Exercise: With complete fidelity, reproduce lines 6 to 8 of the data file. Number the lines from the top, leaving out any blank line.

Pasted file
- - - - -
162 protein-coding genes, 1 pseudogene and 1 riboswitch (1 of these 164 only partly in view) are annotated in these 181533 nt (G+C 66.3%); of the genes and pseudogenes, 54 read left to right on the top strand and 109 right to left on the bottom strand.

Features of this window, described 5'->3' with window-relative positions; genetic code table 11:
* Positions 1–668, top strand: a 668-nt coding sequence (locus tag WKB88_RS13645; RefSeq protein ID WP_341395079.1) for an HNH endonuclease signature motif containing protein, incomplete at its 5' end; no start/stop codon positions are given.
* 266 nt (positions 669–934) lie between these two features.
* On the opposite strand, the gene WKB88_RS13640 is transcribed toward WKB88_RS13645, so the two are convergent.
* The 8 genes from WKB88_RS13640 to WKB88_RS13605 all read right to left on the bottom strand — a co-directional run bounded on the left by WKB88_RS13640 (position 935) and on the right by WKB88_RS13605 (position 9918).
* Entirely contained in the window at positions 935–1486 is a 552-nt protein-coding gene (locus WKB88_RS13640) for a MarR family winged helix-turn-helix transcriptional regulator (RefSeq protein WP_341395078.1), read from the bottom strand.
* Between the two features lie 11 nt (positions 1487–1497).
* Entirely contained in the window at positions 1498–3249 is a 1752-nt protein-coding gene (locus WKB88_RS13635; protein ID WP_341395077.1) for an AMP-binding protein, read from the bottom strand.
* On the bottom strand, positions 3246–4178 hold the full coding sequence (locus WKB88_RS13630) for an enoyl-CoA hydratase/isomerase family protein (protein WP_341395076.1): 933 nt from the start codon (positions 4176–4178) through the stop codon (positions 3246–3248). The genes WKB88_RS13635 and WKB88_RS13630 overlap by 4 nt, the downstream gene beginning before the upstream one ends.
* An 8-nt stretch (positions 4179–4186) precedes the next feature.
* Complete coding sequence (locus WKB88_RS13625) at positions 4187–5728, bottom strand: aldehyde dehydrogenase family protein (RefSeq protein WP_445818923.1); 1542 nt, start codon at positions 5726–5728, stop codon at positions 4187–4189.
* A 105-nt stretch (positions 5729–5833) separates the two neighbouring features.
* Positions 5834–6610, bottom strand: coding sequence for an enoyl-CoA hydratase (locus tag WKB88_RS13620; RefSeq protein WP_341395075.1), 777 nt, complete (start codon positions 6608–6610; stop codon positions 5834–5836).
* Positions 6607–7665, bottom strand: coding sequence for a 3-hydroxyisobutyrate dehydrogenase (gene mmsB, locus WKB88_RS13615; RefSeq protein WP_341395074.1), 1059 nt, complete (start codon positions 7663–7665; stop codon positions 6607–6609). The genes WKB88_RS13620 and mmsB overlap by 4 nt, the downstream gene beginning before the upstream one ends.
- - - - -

* The 8 genes from WKB88_RS13640 to WKB88_RS13605 all read right to left on the bottom strand — a co-directional run bounded on the left by WKB88_RS13640 (position 935) and on the right by WKB88_RS13605 (position 9918).
* Entirely contained in the window at positions 935–1486 is a 552-nt protein-coding gene (locus WKB88_RS13640) for a MarR family winged helix-turn-helix transcriptional regulator (RefSeq protein WP_341395078.1), read from the bottom strand.
* Between the two features lie 11 nt (positions 1487–1497).